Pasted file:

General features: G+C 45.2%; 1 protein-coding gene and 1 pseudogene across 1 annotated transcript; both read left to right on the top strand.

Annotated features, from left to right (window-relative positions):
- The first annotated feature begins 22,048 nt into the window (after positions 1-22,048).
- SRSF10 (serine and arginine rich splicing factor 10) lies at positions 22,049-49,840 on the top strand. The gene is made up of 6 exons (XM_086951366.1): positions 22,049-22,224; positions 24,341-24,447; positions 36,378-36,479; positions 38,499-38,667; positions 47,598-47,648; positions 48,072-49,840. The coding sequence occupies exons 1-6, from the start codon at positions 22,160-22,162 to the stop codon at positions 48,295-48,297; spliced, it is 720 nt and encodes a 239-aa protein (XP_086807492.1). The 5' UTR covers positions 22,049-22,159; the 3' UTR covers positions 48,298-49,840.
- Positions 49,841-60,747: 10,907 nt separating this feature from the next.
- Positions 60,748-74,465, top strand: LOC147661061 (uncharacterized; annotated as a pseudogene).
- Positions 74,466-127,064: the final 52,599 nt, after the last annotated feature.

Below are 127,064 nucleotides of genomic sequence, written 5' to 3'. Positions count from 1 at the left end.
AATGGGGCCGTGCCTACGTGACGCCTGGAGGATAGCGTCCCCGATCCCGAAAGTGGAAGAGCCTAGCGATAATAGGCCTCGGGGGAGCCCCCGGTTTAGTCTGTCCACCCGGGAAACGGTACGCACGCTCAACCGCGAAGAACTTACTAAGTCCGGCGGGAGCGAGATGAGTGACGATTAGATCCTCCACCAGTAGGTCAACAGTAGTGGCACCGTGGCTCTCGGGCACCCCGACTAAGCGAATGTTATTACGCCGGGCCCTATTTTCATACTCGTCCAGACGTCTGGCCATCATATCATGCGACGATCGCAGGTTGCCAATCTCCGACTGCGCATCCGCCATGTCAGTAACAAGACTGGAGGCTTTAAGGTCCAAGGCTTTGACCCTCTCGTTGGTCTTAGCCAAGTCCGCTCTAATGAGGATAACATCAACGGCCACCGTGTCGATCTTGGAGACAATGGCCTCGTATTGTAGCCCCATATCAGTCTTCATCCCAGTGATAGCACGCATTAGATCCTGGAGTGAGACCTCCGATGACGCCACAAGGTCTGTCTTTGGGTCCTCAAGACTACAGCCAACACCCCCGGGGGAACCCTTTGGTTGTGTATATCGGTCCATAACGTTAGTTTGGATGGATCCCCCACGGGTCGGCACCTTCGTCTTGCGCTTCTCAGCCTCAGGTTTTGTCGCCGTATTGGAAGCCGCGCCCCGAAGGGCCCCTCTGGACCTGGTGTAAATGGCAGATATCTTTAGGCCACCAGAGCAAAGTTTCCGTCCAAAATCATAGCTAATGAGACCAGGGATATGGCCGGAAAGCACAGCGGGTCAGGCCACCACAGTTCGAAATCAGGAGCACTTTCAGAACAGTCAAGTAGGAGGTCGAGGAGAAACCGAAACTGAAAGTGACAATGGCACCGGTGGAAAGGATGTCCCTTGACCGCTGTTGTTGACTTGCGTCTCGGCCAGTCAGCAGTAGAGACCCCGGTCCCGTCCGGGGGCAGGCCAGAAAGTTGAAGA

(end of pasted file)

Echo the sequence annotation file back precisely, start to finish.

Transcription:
General features: G+C 45.2%; 1 protein-coding gene and 1 pseudogene across 1 annotated transcript; both read left to right on the top strand.

Annotated features, from left to right (window-relative positions):
- The first annotated feature begins 22,048 nt into the window (after positions 1-22,048).
- SRSF10 (serine and arginine rich splicing factor 10) lies at positions 22,049-49,840 on the top strand. The gene is made up of 6 exons (XM_086951366.1): positions 22,049-22,224; positions 24,341-24,447; positions 36,378-36,479; positions 38,499-38,667; positions 47,598-47,648; positions 48,072-49,840. The coding sequence occupies exons 1-6, from the start codon at positions 22,160-22,162 to the stop codon at positions 48,295-48,297; spliced, it is 720 nt and encodes a 239-aa protein (XP_086807492.1). The 5' UTR covers positions 22,049-22,159; the 3' UTR covers positions 48,298-49,840.
- Positions 49,841-60,747: 10,907 nt separating this feature from the next.
- Positions 60,748-74,465, top strand: LOC147661061 (uncharacterized; annotated as a pseudogene).
- Positions 74,466-127,064: the final 52,599 nt, after the last annotated feature.

Below are 127,064 nucleotides of genomic sequence, written 5' to 3'. Positions count from 1 at the left end.
AATGGGGCCGTGCCTACGTGACGCCTGGAGGATAGCGTCCCCGATCCCGAAAGTGGAAGAGCCTAGCGATAATAGGCCTCGGGGGAGCCCCCGGTTTAGTCTGTCCACCCGGGAAACGGTACGCACGCTCAACCGCGAAGAACTTACTAAGTCCGGCGGGAGCGAGATGAGTGACGATTAGATCCTCCACCAGTAGGTCAACAGTAGTGGCACCGTGGCTCTCGGGCACCCCGACTAAGCGAATGTTATTACGCCGGGCCCTATTTTCATACTCGTCCAGACGTCTGGCCATCATATCATGCGACGATCGCAGGTTGCCAATCTCCGACTGCGCATCCGCCATGTCAGTAACAAGACTGGAGGCTTTAAGGTCCAAGGCTTTGACCCTCTCGTTGGTCTTAGCCAAGTCCGCTCTAATGAGGATAACATCAACGGCCACCGTGTCGATCTTGGAGACAATGGCCTCGTATTGTAGCCCCATATCAGTCTTCATCCCAGTGATAGCACGCATTAGATCCTGGAGTGAGACCTCCGATGACGCCACAAGGTCTGTCTTTGGGTCCTCAAGACTACAGCCAACACCCCCGGGGGAACCCTTTGGTTGTGTATATCGGTCCATAACGTTAGTTTGGATGGATCCCCCACGGGTCGGCACCTTCGTCTTGCGCTTCTCAGCCTCAGGTTTTGTCGCCGTATTGGAAGCCGCGCCCCGAAGGGCCCCTCTGGACCTGGTGTAAATGGCAGATATCTTTAGGCCACCAGAGCAAAGTTTCCGTCCAAAATCATAGCTAATGAGACCAGGGATATGGCCGGAAAGCACAGCGGGTCAGGCCACCACAGTTCGAAATCAGGAGCACTTTCAGAACAGTCAAGTAGGAGGTCGAGGAGAAACCGAAACTGAAAGTGACAATGGCACCGGTGGAAAGGATGTCCCTTGACCGCTGTTGTTGACTTGCGTCTCGGCCAGTCAGCAGTAGAGACCCCGGTCCCGTCCGGGGGCAGGCCAGAAAGTTGAAGA